DVD Review: ‘The Raid’

2 minutes




Anyone who purchases Gareth Evans’ cult hit The Raid (2011) on either DVD or Blu-ray expecting a philosophical mediation on the morality of violence and not 90 minutes of bullets, brawls and broken necks is heading for an evening of tears and disappointment. The plot is wafer-thin, the script anorexic. By the time the credits roll you will not have learnt any valuable life lessons nor will you feel emotionally enriched. What The Raid is, however, is a modern take on old-fashioned, bubblegum cinema – fast, furious and ultra-violent.

Rookie cop Rama (Iko Uwais) is a member of a crack team of Indonesian police officers who embark on a dawn raid of a dilapidated tower block run by cartoon-crazy crime boss Tama (Ray Sahetapy) and his two henchman, Mad Dog (Yayan Ruhian) and Andi (Donny Alamsyah). Things go wrong, most of the officers get wiped out within the opening salvo and it’s then down to Rama and a few of his surviving colleagues to take down Tama and his seemingly endless supply of weapon-wielding goons.

If you caught Pete Travis’ Dredd 3D (2012) at the cinemas recently, the chances are all of the above will sound more than familiar. Both the Judge and Rama have to fight their way up through high-rise hell, and both directors liberally utilise super slow-motion cinematography for effect. Apparently, the similarities are coincidental, but it’s difficult not to compare the two. Ultimately, it’s The Raid which comes out on top due to its inventive action sequences and creative camerawork.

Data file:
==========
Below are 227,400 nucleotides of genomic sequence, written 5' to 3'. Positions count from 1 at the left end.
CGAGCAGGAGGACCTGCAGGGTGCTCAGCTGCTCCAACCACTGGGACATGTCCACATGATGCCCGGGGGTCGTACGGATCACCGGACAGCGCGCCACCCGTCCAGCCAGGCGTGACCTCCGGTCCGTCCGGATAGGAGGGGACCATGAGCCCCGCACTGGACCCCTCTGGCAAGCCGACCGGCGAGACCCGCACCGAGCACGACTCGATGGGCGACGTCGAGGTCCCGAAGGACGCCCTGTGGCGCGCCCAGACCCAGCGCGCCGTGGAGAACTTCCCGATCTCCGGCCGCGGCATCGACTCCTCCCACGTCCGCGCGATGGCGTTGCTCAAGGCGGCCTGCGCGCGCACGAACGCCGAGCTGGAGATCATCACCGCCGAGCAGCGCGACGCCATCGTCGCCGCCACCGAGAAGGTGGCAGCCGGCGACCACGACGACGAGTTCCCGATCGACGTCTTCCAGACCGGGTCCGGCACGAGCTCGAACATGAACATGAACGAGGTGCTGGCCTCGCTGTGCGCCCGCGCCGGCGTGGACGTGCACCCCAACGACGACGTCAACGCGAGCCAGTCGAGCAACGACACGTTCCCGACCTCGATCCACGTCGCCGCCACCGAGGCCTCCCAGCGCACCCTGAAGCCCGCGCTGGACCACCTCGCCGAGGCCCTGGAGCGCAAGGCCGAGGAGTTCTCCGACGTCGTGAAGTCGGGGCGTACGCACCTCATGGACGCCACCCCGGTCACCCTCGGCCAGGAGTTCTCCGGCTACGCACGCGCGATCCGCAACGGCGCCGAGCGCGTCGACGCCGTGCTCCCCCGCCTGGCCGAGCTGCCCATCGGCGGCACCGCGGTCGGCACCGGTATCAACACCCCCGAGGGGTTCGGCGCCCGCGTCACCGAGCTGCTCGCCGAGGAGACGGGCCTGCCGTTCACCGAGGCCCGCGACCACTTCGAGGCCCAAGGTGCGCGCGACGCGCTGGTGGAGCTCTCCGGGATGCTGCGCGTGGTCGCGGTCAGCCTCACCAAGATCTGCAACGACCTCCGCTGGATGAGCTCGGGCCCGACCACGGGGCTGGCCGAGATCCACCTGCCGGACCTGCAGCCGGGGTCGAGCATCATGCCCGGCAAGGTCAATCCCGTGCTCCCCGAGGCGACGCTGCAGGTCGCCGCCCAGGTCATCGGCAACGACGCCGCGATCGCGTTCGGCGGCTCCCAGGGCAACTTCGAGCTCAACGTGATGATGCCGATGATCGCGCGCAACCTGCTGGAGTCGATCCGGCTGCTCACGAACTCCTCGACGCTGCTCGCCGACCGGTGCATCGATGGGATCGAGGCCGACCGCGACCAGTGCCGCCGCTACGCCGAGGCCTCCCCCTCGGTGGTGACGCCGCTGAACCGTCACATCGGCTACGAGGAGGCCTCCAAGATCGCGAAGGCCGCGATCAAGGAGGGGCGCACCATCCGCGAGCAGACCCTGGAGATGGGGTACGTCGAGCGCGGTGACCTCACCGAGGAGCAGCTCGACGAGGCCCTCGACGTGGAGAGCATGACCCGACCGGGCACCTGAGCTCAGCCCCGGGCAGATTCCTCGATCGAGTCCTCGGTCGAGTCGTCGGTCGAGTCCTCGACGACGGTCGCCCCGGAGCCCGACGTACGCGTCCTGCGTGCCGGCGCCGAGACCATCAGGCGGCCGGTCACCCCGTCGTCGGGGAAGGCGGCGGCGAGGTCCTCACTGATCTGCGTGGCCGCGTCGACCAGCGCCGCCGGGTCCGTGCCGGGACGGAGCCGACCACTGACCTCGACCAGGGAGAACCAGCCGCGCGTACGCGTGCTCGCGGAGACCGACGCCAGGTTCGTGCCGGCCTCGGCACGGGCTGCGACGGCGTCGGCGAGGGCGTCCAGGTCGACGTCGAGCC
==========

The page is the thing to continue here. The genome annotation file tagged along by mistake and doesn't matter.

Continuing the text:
The violence that Evans serves up throughout is especially brutal, hyper-real and over-the-top, and there are still a few moments that only hardened gore fans will be able to stomach. The fight scenes are similarly well-choreographed, but a couple of set pieces do drag slightly and become a little repetitive – despite the best efforts of Uwais, who impresses as the indestructible super cop.

Narrative underdevelopment aside (whether intentional or non-intentional), The Raid is mindless, pointless, unmemorable yet also hugely entertaining and enjoyable while it lasts. Welsh filmmaker Evans clearly has genuine visual flair, and it will be extremely interesting to see what direction he decides to take with his upcoming sequel to The Raid – entitled Berandal (2013) at this stage – whether rehash or reinvention.

Lee Cassanell

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